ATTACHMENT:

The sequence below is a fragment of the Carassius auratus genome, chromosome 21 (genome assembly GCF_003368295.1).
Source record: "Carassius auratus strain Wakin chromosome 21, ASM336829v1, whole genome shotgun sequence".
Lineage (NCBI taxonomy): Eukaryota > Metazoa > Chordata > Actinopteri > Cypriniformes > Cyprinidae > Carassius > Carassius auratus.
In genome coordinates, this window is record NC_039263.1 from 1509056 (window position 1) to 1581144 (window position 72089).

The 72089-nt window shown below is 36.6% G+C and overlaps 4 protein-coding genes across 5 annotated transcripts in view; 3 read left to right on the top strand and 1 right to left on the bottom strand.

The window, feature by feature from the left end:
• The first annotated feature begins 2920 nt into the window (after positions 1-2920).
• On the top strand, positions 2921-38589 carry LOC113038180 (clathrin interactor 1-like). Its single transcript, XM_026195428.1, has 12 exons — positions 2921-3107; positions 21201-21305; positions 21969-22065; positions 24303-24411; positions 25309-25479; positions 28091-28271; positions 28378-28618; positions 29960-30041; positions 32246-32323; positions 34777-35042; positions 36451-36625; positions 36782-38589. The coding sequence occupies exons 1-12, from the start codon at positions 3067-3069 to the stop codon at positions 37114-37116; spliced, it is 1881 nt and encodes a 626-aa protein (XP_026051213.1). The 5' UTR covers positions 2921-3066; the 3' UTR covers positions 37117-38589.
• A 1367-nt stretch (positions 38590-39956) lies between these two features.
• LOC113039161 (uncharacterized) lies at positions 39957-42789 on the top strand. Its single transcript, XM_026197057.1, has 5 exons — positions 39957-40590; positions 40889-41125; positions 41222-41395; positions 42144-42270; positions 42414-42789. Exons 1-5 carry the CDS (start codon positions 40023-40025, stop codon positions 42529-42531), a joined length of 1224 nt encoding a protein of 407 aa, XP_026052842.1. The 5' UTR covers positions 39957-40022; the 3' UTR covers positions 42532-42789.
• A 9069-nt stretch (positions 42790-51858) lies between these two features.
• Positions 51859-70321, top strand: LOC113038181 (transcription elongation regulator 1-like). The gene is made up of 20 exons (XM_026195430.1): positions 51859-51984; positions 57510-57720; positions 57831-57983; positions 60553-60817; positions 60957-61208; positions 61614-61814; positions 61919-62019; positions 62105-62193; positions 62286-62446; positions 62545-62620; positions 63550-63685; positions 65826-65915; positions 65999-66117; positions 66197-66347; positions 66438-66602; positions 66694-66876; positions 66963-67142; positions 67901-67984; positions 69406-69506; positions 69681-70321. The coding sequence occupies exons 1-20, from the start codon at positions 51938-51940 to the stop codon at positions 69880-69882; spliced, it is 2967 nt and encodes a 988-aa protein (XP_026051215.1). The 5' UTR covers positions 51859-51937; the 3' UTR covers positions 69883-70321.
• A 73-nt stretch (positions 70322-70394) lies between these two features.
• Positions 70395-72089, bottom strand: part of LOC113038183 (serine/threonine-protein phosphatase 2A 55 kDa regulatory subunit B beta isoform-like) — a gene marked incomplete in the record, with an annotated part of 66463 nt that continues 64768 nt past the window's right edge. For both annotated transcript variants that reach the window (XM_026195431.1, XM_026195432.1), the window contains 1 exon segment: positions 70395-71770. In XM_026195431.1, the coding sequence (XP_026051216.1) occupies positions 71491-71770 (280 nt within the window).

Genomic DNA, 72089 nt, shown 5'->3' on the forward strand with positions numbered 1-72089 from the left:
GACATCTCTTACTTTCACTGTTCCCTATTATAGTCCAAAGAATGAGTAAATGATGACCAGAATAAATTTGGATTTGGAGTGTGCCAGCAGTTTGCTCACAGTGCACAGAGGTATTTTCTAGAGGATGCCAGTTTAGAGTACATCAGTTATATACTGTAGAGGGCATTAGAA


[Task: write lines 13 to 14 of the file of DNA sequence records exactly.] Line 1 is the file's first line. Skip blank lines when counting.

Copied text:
• A 73-nt stretch (positions 70322-70394) lies between these two features.
• Positions 70395-72089, bottom strand: part of LOC113038183 (serine/threonine-protein phosphatase 2A 55 kDa regulatory subunit B beta isoform-like) — a gene marked incomplete in the record, with an annotated part of 66463 nt that continues 64768 nt past the window's right edge. For both annotated transcript variants that reach the window (XM_026195431.1, XM_026195432.1), the window contains 1 exon segment: positions 70395-71770. In XM_026195431.1, the coding sequence (XP_026051216.1) occupies positions 71491-71770 (280 nt within the window).